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Did you know that the National Safety Council considers Thanksgiving to be the most dangerous holiday in the United States? From car crashes and weather-related injuries, to kitchen mishaps and food poisoning, Thanksgiving weekend keeps emergency rooms hopping.
Before you head over the river and through the woods this holiday weekend, here are some tips to prevent Thanksgiving injuries and keep your family safe:
With over 40 million motorists hitting the road for a Thanksgiving road trip, it's no wonder that car crashes increase significantly over the Thanksgiving holiday.
The National Safety Council estimates 418 people will lose their lives in crashes over the Thanksgiving holiday. Don't be one of the statistics. Follow these tips to ensure a safe holiday road trip:
Plan ahead: As winter rolls in weather can be unpredictable. Watch the forecast and plan accordingly so that you don't get stuck in a winter storm with icy, slick roads.
Wear your seat belt: Buckling up is one of the single most important things you can do to prevent death in a crash. Make sure that every member of your family is properly buckled up in their seat belt, car seat or booster seat every single time. Even for short trips, buckle up no matter what.
Eliminate distractions: We've all heard that texting and driving is dangerous, but talking on your cell phone can be just as distracting. Put your phone away or turn it off while you are driving. If you must text or make a call, pull over in a safe location.
Never drink and drive: Celebrating during the holidays is a tradition, but if you choose to drink never get behind the wheel. Find a designated driver or call a cab. Fires
Unfortunately the kitchen can be a dangerous place, even for the most seasoned chef. According to the American Red Cross, preparing your Thanksgiving feast can spell disaster if you don't follow these tips to prevent fires:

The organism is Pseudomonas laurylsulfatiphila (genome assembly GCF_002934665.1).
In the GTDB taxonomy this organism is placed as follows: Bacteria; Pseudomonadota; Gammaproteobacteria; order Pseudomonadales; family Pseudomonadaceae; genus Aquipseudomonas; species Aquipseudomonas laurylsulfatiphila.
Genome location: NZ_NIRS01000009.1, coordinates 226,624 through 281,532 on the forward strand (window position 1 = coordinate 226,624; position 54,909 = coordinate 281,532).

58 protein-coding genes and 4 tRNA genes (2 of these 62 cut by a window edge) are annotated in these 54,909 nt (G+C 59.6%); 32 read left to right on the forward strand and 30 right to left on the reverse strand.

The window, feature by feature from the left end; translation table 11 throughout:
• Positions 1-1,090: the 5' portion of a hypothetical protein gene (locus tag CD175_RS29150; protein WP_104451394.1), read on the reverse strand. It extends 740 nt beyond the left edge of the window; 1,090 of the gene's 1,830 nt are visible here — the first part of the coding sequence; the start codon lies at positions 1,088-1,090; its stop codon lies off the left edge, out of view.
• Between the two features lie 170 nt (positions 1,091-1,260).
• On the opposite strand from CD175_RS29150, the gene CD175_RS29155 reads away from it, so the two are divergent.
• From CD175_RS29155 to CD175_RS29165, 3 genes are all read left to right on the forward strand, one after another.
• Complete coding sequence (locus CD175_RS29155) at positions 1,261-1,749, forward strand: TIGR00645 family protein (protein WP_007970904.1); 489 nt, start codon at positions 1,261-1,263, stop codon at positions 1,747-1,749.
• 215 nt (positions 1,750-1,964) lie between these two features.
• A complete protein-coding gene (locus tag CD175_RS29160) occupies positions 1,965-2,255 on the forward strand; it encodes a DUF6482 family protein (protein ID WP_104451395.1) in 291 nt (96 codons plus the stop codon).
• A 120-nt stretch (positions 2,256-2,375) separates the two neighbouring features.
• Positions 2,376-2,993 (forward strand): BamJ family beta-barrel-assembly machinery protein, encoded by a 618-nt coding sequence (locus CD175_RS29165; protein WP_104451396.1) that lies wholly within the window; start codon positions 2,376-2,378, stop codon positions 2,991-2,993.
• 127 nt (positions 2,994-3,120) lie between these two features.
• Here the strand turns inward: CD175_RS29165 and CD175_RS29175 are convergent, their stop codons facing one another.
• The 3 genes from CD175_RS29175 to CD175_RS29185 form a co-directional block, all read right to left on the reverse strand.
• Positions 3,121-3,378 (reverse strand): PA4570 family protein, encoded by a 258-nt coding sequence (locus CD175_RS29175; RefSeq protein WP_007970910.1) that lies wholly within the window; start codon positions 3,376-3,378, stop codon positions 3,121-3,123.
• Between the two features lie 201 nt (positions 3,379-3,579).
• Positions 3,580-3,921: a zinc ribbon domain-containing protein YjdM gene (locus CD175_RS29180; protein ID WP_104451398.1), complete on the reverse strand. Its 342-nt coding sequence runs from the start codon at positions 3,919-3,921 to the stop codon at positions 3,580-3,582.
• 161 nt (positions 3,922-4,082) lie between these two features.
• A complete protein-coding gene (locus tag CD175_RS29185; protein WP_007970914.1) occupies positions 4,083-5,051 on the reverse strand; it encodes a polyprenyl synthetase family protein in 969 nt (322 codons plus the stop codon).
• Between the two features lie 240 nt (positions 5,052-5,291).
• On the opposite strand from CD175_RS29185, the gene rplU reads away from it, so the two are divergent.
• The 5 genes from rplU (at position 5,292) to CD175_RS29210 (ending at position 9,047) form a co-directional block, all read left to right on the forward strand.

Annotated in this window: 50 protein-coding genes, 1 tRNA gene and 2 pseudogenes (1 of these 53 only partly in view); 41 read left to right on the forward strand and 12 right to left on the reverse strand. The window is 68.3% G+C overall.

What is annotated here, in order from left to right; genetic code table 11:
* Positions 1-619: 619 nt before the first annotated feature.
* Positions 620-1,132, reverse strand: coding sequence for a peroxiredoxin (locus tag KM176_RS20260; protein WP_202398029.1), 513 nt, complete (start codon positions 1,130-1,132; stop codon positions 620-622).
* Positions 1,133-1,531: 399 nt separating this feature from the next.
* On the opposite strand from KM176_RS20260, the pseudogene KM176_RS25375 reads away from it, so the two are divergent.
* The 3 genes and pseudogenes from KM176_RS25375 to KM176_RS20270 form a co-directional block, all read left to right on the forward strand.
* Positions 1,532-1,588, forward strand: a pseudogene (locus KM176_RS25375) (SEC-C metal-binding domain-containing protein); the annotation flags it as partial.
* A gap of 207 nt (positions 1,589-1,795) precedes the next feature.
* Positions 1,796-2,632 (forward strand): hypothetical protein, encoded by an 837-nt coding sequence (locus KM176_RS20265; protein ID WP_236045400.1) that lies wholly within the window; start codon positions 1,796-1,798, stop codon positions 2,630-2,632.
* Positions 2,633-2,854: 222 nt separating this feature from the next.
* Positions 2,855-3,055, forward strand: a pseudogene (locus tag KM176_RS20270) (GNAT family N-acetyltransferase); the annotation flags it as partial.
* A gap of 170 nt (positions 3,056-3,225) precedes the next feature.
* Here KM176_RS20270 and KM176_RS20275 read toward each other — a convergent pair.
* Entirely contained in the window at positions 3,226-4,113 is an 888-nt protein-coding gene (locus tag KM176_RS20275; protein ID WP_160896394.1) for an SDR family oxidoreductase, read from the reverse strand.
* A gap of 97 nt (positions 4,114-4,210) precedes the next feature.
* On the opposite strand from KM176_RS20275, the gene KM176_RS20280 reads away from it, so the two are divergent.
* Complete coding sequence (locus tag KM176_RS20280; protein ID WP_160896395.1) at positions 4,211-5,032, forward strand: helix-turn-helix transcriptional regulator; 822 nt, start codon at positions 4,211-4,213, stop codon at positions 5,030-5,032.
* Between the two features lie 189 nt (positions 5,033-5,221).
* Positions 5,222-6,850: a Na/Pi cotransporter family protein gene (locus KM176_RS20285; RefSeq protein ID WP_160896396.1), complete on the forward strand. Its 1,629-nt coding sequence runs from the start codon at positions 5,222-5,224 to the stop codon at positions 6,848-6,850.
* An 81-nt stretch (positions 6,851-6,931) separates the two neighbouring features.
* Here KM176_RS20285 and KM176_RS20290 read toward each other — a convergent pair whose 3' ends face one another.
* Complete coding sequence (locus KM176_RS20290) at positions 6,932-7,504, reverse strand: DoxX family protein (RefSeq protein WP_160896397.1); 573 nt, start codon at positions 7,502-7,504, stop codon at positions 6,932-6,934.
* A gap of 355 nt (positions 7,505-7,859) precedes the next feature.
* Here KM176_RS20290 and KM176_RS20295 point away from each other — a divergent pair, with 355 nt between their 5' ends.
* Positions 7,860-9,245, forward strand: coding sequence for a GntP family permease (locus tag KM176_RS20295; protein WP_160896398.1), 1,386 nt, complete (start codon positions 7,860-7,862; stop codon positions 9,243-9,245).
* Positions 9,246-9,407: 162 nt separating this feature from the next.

Keep an eye it: It is important to stay in the kitchen when you are cooking so that you can ensure that nothing is burning.
Stay home: It can be tempting to visit with friends and family while your turkey is roasting, but you should never leave your bird unattended. An adult should always be home when the oven is in use, no matter what.
Cooking with kids: Cooking with your children is a wonderful way to make lasting memories, but you don't want those memories to be tainted with cuts or burns.
Keep children at least three feet away from the stove and make sure they do not go near knives or other preparation tools without hands-on supervision.
Deep-fried disasters: Deep-frying your turkey is a delicious and popular alternative to roasting, but it is also one of the most common causes of injury or fire on Thanksgiving.
Never fry your turkey indoors, make sure your turkey is fully thawed and do not overfill your fryer. Check out more helpful tips to prevent a deep fried disaster.
Check your smoke alarms: Double check your smoke alarms to make sure everything is working order prior to the holiday. You'll want to do this before putting up your Christmas decorations anyway, so the timing is great!
There isn't a worse way to spend Thanksgiving than with food poisoning. The major culprit is the star of your dinner — the turkey. The Centers for Disease Control and prevention recommends following these tips to make a delicious turkey without getting sick:
Thawing: The first step to preparing the perfect turkey is to thaw it at a safe temperature. You want to stay out of the danger zone (between 40 and 140 degrees Fahrenheit). That is the temperature range where bacteria multiplies, making it easier for you to get sick. You can safely keep your turkey in the refrigerator, in cold water or in the microwave. Check out the USDA's safe thawing tips to help get you started.
Preparation: When preparing your turkey you need to be mindful of bacteria that can contaminate your hands, utensils and work surfaces. Make sure you clean these areas thoroughly before working with other foods. Many find it helpful to also use gloves when preparing their turkey.
Stuffing: Families love the tradition of stuffing their Thanksgiving turkey, but to ensure food safety it is recommended to cook your stuffing separately in a casserole dish. If you do opt to stuff your turkey, use a food thermometer to ensure it reaches a minimum internal temperature of 165 degrees Fahrenheit.
Cooking: Once your turkey is completely thawed you will want to place it into a shallow roasting pan (two to two and a half inches deep) in the oven in 325 degrees Fahrenheit.
Cooking times will vary depending on the size of your bird, so follow the instructions on the packaging and use a food thermometer to ensure the turkey has reached a safe minimum internal temperature of 165 degrees before serving.
Don't forget to properly store your leftovers and eat them within a couple days. Enjoy your Thanksgiving and stay safe!